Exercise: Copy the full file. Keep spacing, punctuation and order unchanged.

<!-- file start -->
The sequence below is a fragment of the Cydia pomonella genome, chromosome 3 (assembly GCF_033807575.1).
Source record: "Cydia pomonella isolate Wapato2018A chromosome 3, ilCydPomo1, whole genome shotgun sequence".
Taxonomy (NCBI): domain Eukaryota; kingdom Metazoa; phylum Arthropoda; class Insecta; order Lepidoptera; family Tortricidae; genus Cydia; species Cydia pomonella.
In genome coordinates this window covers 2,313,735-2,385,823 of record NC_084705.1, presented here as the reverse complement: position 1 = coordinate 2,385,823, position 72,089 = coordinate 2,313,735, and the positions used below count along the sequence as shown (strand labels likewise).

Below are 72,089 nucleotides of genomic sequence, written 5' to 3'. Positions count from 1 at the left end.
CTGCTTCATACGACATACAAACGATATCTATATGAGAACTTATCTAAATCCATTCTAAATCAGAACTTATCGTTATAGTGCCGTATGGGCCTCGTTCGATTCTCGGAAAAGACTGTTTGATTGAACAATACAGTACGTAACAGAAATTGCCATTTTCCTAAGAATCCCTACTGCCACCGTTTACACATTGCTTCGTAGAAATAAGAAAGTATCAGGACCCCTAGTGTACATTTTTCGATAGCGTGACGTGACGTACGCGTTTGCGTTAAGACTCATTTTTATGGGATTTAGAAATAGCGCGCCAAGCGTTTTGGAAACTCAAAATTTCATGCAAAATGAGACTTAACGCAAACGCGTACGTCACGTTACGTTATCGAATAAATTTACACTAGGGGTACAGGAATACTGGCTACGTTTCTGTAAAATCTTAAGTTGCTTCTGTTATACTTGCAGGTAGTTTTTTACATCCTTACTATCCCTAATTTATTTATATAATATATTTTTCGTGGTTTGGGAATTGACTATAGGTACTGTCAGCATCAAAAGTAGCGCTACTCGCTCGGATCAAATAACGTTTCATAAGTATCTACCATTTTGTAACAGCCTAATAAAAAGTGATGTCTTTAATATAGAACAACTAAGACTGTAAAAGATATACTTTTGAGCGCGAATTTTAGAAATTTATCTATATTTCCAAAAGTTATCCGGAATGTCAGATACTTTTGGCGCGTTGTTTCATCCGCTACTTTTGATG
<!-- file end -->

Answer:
The sequence below is a fragment of the Cydia pomonella genome, chromosome 3 (assembly GCF_033807575.1).
Source record: "Cydia pomonella isolate Wapato2018A chromosome 3, ilCydPomo1, whole genome shotgun sequence".
Taxonomy (NCBI): domain Eukaryota; kingdom Metazoa; phylum Arthropoda; class Insecta; order Lepidoptera; family Tortricidae; genus Cydia; species Cydia pomonella.
In genome coordinates this window covers 2,313,735-2,385,823 of record NC_084705.1, presented here as the reverse complement: position 1 = coordinate 2,385,823, position 72,089 = coordinate 2,313,735, and the positions used below count along the sequence as shown (strand labels likewise).

Below are 72,089 nucleotides of genomic sequence, written 5' to 3'. Positions count from 1 at the left end.
CTGCTTCATACGACATACAAACGATATCTATATGAGAACTTATCTAAATCCATTCTAAATCAGAACTTATCGTTATAGTGCCGTATGGGCCTCGTTCGATTCTCGGAAAAGACTGTTTGATTGAACAATACAGTACGTAACAGAAATTGCCATTTTCCTAAGAATCCCTACTGCCACCGTTTACACATTGCTTCGTAGAAATAAGAAAGTATCAGGACCCCTAGTGTACATTTTTCGATAGCGTGACGTGACGTACGCGTTTGCGTTAAGACTCATTTTTATGGGATTTAGAAATAGCGCGCCAAGCGTTTTGGAAACTCAAAATTTCATGCAAAATGAGACTTAACGCAAACGCGTACGTCACGTTACGTTATCGAATAAATTTACACTAGGGGTACAGGAATACTGGCTACGTTTCTGTAAAATCTTAAGTTGCTTCTGTTATACTTGCAGGTAGTTTTTTACATCCTTACTATCCCTAATTTATTTATATAATATATTTTTCGTGGTTTGGGAATTGACTATAGGTACTGTCAGCATCAAAAGTAGCGCTACTCGCTCGGATCAAATAACGTTTCATAAGTATCTACCATTTTGTAACAGCCTAATAAAAAGTGATGTCTTTAATATAGAACAACTAAGACTGTAAAAGATATACTTTTGAGCGCGAATTTTAGAAATTTATCTATATTTCCAAAAGTTATCCGGAATGTCAGATACTTTTGGCGCGTTGTTTCATCCGCTACTTTTGATG